Hancock won an Oscar in 1986 for the music for the film “Round Midnight”, in which he also appeared as an actor. Numerous television appearances over the years led to two hosting assignments in the 1980s: “Rock School” on PBS and Showtime’s “Coast To Coast.”
The legendary Headhunters reunited in 1998, recording an album for Hancock’s own label, distributed by Verve, and touring with the Dave Matthews Band. That year also marked the recording and release of “Gershwin’s World”, which featured collaborators Joni Mitchell, Stevie Wonder, Kathleen Battle, the Orpheus Chamber Orchestra, Wayne Shorter and Chick Corea. “Gershwin’s World” won three Grammys in 1999, including Best Traditional Jazz Album and Best R&B Vocal Performance for Stevie Wonder’s “St. Louis Blues.”
“Possibilities”, released in August 2005, linked Hancock with many popular artists, such as Sting, Annie Lennox, John Mayer, Christina Aguilera, Paul Simon, Carlos Santana, Joss Stone and Damien Rice. That year, Hancock played a number of concert dates with a Headhunters on staff and became the first-ever artist-in-residence at the Tennessee-based Bonnaroo Festival.
In 2007 Hancock recorded and released “River: The Joni Letters”, a tribute to his longtime friend and collaborator Joni Mitchell with Wayne Shorter, guitarist Lionel Loueke, bassist Dave Holland and drummer Vinnie Colaiuta, and co-produced by Larry Klein. He enlisted singers Norah Jones, Tina Turner, Corinne Bailey Rae, Luciana Souza, Leonard Cohen and Mitchell herself to perform songs she wrote or drew inspiration from. The album received rave reviews and was a top 10 year-end pick for many critics. It also won three Grammy Awards, including Album of the Year; Hancock is one of the few jazz musicians to have ever received this honor.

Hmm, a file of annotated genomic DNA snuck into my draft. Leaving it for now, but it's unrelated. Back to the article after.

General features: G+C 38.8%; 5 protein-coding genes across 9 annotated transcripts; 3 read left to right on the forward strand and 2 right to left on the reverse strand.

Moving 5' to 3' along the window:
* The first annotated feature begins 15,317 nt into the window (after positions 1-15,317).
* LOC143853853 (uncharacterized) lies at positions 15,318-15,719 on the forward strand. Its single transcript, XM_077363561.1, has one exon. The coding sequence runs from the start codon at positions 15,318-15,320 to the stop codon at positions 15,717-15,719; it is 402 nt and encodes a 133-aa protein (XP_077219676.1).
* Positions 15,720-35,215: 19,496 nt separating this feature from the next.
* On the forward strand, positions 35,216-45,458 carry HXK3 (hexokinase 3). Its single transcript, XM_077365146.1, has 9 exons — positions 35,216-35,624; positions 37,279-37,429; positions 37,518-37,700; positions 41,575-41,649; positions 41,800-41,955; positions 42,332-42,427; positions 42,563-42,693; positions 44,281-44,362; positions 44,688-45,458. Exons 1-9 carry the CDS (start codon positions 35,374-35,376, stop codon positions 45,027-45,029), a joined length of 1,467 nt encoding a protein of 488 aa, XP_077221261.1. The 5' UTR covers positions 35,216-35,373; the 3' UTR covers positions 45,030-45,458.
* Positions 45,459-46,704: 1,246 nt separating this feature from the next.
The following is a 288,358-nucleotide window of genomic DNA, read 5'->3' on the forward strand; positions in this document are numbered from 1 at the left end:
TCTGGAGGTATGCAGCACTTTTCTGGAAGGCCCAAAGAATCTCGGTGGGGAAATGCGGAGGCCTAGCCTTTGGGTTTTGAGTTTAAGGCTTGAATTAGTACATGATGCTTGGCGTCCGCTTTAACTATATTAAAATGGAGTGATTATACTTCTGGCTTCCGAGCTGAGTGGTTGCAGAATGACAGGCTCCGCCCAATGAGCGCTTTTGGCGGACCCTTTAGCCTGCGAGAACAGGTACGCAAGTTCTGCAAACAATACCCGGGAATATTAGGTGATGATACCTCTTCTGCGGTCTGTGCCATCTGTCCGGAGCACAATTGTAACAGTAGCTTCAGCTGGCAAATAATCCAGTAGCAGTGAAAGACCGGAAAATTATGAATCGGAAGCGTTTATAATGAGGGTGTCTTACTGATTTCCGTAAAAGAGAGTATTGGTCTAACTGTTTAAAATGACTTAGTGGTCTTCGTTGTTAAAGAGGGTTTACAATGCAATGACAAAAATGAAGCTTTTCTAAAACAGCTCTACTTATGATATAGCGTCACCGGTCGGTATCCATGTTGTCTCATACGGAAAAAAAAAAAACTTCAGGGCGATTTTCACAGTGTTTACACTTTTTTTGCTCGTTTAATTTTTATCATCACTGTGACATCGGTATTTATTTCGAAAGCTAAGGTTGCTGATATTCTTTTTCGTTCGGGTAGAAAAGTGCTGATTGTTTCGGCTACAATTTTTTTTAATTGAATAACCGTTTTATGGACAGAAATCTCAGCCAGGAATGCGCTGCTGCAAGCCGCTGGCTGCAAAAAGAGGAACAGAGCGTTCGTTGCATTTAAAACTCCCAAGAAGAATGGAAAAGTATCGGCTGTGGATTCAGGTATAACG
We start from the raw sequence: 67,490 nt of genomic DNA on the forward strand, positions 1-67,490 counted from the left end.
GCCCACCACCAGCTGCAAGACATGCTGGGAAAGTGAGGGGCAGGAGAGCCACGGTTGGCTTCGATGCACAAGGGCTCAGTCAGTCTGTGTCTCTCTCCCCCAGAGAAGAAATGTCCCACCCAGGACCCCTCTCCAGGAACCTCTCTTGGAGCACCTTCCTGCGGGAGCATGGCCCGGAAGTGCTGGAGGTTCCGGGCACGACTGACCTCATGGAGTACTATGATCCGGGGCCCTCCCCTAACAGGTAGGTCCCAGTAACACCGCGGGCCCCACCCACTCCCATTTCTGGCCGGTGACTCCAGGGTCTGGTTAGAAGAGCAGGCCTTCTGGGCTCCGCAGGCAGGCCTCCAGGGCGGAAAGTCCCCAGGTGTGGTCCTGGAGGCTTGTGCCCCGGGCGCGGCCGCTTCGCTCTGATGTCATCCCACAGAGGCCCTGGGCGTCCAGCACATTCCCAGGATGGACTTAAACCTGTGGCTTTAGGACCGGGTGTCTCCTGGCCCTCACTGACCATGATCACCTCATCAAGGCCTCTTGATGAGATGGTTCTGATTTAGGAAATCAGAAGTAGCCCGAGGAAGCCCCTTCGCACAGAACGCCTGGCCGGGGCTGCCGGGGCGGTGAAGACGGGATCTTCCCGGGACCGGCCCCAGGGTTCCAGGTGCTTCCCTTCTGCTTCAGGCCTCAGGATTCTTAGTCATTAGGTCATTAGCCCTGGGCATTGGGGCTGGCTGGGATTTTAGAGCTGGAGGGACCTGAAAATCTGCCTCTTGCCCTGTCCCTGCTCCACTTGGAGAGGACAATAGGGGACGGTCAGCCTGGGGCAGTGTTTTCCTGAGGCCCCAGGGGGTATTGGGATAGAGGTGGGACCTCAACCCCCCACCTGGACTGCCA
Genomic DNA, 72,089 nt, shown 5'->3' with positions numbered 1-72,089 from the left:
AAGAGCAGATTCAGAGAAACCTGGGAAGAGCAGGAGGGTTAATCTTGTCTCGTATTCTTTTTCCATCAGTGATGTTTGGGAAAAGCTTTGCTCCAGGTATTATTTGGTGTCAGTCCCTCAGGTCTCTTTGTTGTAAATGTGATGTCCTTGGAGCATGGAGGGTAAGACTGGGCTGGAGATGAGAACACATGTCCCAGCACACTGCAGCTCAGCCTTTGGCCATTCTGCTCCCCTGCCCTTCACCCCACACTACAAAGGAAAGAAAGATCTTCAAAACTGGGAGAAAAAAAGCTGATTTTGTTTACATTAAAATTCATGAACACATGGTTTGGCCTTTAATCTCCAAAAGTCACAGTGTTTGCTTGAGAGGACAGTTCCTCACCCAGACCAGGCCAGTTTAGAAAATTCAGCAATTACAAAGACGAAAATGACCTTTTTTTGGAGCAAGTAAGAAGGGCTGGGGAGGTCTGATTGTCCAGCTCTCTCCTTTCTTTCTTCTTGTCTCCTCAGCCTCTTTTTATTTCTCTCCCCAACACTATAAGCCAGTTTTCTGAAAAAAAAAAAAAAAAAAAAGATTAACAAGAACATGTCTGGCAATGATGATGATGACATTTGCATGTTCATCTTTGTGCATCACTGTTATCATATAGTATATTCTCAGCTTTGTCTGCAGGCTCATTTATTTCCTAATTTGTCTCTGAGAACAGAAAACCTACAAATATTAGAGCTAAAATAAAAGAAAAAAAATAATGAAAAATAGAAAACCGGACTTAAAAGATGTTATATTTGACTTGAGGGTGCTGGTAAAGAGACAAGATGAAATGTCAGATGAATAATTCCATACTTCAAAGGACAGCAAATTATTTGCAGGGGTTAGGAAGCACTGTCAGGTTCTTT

Hancock also had a thriving career off the stage and in the recording studio. Recently appointed by the Los Angeles Philharmonic as Creative Chair for Jazz, he currently also serves as President of the Herbie Hancock Institute of Jazz, a leading international organization dedicated to the development of jazz performance and education. in the whole world. Hancock is also one of the founders of the International Committee of Artists for Peace and received the highly esteemed “Commandeur des Arts et des Lettres” from French Prime Minister François Fillon.
In July 2011, Hancock was designated a UNESCO Goodwill Ambassador by UNESCO Director General Irina Bokova. Recognizing Hancock’s “dedication to promoting peace through dialogue, culture and the arts”, the Director-General asked the famous jazz musician “to contribute to UNESCO’s efforts to promote mutual understanding between cultures , with particular emphasis on the emergence of new and creative ideas among young people, to find solutions to global problems, while guaranteeing equal access to the diversity of artistic expressions.
In December 2013, Hancock received the prestigious Kennedy Center Honor, and in 2014 he was named 2014 Norton Professor Of Poetry at Harvard University, completing his lecture series, “The Ethics Of Jazz”, as part of the Charles Eliot. Norton Lecture Series for a period of six weeks. Her memoir, “Herbie Hancock: Possibilities,” was published by Viking in 2014, and in February 2016 Hancock received the Grammy Lifetime Achievement Award. A Fellow of the American Academy of Arts and Sciences, Hancock is currently working in the studio on a new album.
For more information, visit www.kleinhansbuffalo.org.